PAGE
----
KELLI BRETT MEETS A KIWI-BORN CHEF COMBINING SCIENTIFIC TECHNIQUES WITH A JAPANESE AESTHETIC.
THE INVITATION READ: You are invited to an exclusive dinner with renowned, multi-award winning, executive chef Paul Greening, currently revolutionising the Asian food scene in London… WHAT TO EXPECT from a dinner cooked by Paul Greening, a New Zealandborn chef who, inspired by his marine biologist dad, pursued the path of microbiology at university, began his culinary training in his home town of Nelson and then moved on to Europe to work with acclaimed chefs such as Simon Hopkinson, Marcus Wareing, Pierre Koffmann and Pierre Gagnaire? A job at Pier in Rose Bay, Sydney, a restaurant then at the forefront of fish restaurants in Australia, put Paul in sync with sourcing ingredients from origin, not from market. Then it was back to the UK, where a head chef position at Aqua Restaurant Group in London soon accelerated to the role of group executive chef and now has him working across a raft of designer restaurants between Hong Kong and London and that will soon extend to New York and Dubai.
And so to the dinner, slickly presented within The Residence at The George in Christchurch by the clever corporates at Alliance, to showcase Pure South Te Mana Lamb in all of its scientifically enriched, chicory-fed, omega 3-laden glory. A closer look and sniff of my oyster starter (yes I’m allowed to, it’s my job) and I realised that this plump, Clevedon Coast beauty had been basted with lamb fat before being elegantly dressed with ponzu pearls, shiso and seaweed. We were off to a good start.
Paul’s homegrown menu back at Aqua Kyoto in London includes unique ingredients that are not traditionally grown in the UK. With the help of an in-house urban farm, he uses recyclable coconut husk instead of soil and uses Japanese seeds to grow produce from Kyoto and Osaka such as turnips, aubergines, shishito, wasabina and sea vegetables. Tonight in Christchurch our next course of Mainland Aged Cheddar dumplings bathed in a lamb consommé and drizzled with a celery leaf smoked oil, tells me his focus is on premium New Zealand products.
I’m intrigued as to how a New Zealand chef, with a European and Aussie pedigree, has ended up so heavily invested in Japanese cuisine. Paul tells me that a gig in the mid-90s, where half of the team were Japanese, planted the initial seed which grew from his interest in the use of microbiology as a scientific discipline in food. “Japanese food deals with so much lactobacillus bacteria which is so good for your gut.” He is currently at the forefront of Japanese fermentation in London, experimenting with lactic acid fermentation and wild yeasts together with Miles Irving, founder of wild-food company, Forager. “Chefs are now very much into using Japanese produce and methods in different cuisines.”
Paul’s take on katsuobushi – traditionally a dried, fermented and smoked skipjack tuna – is highlighted next in the form of a very clever lamb katsuobushi. The resulting dish is a striking plate that includes yuzu miso confit Akaroa salmon with a kombu crust, wild fennel, ikura (salmon roe) and crème fraîche.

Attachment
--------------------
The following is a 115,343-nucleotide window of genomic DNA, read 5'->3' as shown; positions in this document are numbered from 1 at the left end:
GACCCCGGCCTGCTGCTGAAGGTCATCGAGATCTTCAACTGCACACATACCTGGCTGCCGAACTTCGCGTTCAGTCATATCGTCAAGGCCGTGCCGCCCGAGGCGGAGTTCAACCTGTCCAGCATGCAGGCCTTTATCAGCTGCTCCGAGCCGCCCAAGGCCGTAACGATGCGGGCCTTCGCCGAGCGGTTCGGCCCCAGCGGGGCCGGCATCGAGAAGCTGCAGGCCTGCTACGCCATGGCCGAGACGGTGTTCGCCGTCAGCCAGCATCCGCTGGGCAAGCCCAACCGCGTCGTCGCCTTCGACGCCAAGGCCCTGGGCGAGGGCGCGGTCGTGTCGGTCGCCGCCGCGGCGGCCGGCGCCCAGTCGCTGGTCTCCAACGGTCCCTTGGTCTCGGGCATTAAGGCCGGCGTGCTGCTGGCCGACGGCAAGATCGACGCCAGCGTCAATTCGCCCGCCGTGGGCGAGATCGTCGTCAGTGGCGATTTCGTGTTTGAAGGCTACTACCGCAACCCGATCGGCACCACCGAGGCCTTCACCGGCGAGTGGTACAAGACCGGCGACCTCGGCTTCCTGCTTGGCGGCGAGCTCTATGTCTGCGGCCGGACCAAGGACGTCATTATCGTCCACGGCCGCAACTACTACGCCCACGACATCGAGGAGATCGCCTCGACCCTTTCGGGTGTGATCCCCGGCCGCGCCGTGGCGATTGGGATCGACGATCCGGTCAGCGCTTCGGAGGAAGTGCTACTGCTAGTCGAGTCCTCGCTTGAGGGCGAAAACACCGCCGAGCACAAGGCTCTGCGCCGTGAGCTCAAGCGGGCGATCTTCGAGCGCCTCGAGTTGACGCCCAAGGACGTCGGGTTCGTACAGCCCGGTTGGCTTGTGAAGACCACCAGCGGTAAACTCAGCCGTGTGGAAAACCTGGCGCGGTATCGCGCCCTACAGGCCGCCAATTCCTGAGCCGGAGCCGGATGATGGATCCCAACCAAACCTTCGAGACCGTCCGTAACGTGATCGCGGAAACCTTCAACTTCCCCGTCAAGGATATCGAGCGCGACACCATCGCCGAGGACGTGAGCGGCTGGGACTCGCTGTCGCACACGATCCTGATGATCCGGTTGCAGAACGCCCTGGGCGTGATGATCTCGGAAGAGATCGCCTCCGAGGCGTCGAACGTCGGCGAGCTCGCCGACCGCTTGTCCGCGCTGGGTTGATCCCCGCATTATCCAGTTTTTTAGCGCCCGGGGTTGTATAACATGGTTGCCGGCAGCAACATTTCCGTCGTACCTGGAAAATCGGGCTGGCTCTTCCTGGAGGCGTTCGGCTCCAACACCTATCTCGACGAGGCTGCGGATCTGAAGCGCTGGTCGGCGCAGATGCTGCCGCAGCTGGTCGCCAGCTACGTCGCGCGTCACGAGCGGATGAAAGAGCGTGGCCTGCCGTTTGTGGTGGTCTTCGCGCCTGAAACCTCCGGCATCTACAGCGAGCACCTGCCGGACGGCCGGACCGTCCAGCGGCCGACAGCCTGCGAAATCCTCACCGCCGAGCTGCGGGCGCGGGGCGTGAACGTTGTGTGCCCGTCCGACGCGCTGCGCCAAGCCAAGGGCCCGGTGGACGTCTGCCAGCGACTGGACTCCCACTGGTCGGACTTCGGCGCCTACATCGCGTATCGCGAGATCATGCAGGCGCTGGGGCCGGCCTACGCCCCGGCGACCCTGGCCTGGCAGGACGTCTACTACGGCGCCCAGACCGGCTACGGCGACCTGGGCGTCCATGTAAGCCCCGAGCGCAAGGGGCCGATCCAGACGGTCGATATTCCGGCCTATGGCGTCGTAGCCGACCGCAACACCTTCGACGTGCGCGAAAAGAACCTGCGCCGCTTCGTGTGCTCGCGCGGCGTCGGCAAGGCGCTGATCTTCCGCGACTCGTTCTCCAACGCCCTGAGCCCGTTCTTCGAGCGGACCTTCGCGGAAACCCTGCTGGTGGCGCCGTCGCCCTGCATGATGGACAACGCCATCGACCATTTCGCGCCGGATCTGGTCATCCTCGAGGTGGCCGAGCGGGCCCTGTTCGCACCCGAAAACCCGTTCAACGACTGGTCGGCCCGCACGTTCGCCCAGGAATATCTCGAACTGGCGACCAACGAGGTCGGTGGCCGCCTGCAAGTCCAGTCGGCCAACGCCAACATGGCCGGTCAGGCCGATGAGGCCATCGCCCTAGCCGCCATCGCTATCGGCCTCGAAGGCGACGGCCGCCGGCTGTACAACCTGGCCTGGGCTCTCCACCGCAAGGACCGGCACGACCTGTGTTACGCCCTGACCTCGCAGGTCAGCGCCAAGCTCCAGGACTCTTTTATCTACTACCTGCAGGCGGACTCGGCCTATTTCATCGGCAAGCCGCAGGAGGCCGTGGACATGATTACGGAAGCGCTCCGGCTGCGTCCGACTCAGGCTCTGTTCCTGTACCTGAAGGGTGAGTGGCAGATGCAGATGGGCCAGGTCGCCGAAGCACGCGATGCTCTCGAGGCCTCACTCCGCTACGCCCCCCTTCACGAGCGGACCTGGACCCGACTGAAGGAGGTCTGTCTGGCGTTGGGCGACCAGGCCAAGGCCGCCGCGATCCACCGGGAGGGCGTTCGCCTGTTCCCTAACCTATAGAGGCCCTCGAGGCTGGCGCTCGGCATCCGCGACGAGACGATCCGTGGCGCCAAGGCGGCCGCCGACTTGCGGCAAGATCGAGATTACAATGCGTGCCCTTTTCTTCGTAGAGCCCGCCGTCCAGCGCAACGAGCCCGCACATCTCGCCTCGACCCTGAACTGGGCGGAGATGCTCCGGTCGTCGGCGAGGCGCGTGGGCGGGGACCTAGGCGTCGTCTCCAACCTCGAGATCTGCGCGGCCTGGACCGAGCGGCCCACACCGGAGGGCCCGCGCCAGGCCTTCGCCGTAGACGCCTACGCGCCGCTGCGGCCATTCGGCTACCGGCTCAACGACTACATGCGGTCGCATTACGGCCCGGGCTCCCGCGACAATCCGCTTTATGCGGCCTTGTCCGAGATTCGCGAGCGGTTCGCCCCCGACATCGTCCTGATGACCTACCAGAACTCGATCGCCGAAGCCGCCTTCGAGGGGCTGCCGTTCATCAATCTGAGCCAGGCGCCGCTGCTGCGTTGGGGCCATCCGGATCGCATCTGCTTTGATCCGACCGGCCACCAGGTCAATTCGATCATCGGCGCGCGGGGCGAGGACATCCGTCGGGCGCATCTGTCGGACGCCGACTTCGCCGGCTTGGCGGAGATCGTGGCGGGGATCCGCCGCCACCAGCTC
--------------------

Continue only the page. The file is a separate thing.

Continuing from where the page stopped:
Earlier in the day, as a spectacular side-dish to this event, Paul had been asked to inspire a group of talented local chefs with a workshop and showcase his somewhat scientific and yet highly stylised approach to Japanese cuisine. While talking the chefs through his process for lamb maki (now on his London and Hong Kong menus) using a special skin that he has made from the lamb for the sushi, he highlights his interest in using different techniques to marry the flavours of animal fats with seafood.
Back in London at Aqua Kyoto Paul is known for his innovative approach. He says the Japanese food scene in London stems from the USA more than Japan. “Traditional Japanese food is very light, some people would call it bland. A few chefs are breaking out from the traditional to take a more modern approach and create stronger flavours to suit the European palate. The demand for specialised Asian chefs and the money you can earn is phenomenal. Asian cuisine, and Japanese in particular, has now surpassed Italian as the most eaten food globally. In Japan they have a saying about ‘shun’ which is all about capturing food at its peak flavour – this is the key.”
It was interesting to watch Paul back on his home ground connecting with Christchurch chefs. On the question of whether Paul would ever return to front his own restaurant in New Zealand he seems reluctant. “To have a restaurant in New Zealand you need to have very big balls. It’s probably one of the hardest places to make it work with the staff shortages and the tax on food. I’d love to come back here to live and work, but why would I? I take my hat off to New Zealand chefs and restaurateurs, it’s a tough job. I miss the days of the Kiwi and Aussie chefs in London who were far more skilled than the chefs available today. Marcus Wareing recently told me we are facing the worst generation of cooks in this last decade. I agree with him, we’ve moved on from the violence in the kitchen, we pay good money, but there is no passion. Hopefully the doors will open again for Antipodeans. London is such a dynamic place, everything is constantly moving, I love it.”
We know you are going to love Paul’s delicious lamb rack, served with a crisp, punchy Japanese salad.